Panel – Men and Childcare

Even wonder why so few men enter the child care profession, especially as caretakers for very young children?  In Germany, the government is spending (a lot of) money to recruit men into the profession.  In that country men are in high demand because many parents don’t want their children looked after exclusively by women and about one third of mothers and fathers prefer day care facilities that have male staff. In the U.S., the situation is somewhat different; male childcare workers often have to explain themselves and why they do their job.

In the following piece, a guest blogger Lata Murti, contemplates a situation in her child’s daycare center involving a male childcare worker.  We invited sociologists Christine Williams, Barbara Risman, and Andrew Cognard-Black to comment and discuss some of the issues surrounding men who work in the childcare profession.

Even after years of studying gender as a sociologist, I was not prepared to see a man in the infant room on my daughters’ first day at a new child care center in August 2011.  I assumed the man was a dad.  When my three year old happily introduced me to “Teacher Adam” the next day, I realized that he was the first male child-care worker I had ever met (thus, my Biblically-based pseudonym for him– “Adam”).  I left the center very pleased that my family had chosen a seemingly progressive child-care facility in the small California city to which we had just moved.

I soon found out that not all of the parents or female staff were so pleased.  These staff and parents believe that men should not care for small children, especially infants, in a child-care facility, and that any man who wants to do so is a pedophile.  Thanks to their beliefs, Adam, the only man ever to be hired in the 25 year history of my daughters’ child-care center, no longer works there.  In fact, he will no longer be able to work with children ever again.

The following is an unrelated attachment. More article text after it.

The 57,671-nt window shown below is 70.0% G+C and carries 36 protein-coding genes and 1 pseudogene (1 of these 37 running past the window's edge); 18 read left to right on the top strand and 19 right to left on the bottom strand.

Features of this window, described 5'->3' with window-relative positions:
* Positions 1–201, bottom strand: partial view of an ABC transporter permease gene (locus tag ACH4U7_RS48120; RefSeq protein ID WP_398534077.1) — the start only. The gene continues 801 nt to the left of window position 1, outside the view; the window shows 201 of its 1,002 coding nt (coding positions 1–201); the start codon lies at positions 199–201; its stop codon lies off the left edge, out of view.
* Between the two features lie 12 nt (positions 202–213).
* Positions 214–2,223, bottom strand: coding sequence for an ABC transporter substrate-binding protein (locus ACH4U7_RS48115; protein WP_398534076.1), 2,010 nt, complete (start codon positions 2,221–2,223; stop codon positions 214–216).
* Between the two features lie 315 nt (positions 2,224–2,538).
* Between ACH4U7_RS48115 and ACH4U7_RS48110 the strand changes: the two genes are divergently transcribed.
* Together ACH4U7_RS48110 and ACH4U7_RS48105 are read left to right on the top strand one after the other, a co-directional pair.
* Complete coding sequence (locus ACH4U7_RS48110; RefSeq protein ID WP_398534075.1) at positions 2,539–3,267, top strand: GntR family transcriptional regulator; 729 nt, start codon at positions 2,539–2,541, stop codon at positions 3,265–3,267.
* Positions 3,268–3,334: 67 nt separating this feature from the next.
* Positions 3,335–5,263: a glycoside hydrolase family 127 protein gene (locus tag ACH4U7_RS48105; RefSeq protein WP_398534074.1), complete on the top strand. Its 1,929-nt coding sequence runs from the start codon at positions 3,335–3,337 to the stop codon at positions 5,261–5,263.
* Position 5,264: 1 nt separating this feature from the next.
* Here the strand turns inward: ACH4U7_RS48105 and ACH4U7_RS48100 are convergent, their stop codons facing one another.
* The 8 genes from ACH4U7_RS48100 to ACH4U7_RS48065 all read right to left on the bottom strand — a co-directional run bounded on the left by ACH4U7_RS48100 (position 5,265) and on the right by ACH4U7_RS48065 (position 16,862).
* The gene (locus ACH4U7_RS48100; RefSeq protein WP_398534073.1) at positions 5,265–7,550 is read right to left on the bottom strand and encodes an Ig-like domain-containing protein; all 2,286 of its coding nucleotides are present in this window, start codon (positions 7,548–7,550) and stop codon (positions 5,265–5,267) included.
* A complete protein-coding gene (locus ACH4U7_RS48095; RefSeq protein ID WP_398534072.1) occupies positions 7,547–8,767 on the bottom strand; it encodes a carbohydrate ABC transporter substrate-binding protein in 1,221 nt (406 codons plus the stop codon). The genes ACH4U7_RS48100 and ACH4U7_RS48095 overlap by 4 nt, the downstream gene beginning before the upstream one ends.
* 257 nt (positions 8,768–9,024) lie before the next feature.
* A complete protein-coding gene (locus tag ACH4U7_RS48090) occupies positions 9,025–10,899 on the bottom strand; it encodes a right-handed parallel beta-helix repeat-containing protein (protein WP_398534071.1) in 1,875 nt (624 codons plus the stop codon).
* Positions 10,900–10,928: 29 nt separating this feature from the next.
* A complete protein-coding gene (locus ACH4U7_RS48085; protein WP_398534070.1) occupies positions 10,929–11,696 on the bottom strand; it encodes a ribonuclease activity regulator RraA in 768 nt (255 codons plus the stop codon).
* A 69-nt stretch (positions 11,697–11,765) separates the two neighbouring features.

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Both men and women experience job discrimination when occupations are closely associated with either masculinity or femininity.  In my research on “men who do women’s work,” I found that men are often excluded from occupations that involve close contact with children due to stereotypes about male sexuality and suspicions of pedophilia.  Homophobia is often at the core of these damaging and destructive stereotypes.

Partially because of these stereotypes, men constitute only 2-3 percent of all preschool and kindergarten teachers.  However, those who remain in the occupation seem to do pretty well.  Data on median weekly earnings indicate that men out-earn women in this occupation by a sizeable amount—more than $700 compared to women’s $600.  (However, note that the occupation as a whole is woefully underpaid—no one is exactly thriving in these mostly dead-end jobs!)

So men are both discriminated against AND they earn more money than women.  How can we make sense of this paradox?

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By Barbara J. Risman, Professor and Head, Department of Sociology, University of Illinois at Chicago

There is no debate about the remarkable lack of men as child care workers.  This occurrence of apparent gender stereotypes driving one man away from the profession illustrates some core issues in the continuing saga of a somewhat stalled gender revolution.   Another illustration of the state of current gender politics is a Stanford educated lawyer, once her husband’s mentor in a law firm, describing herself as the mom-in-chief.

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Like Lata Murti, I, too, have been thinking, teaching, and writing about men and women at work for a long time, and my initial reaction to her story is one of regret for Adam.  Nearly simultaneously, though, I think about my own daughter and what my spouse and I expect of the people who care for her.  When I look back at the history of her baby-sitters, the majority of them (all but one) were women.  And when I’m honest with myself, I’m not sure I can dismiss the possibility that each of those independent decisions was gendered in some way.

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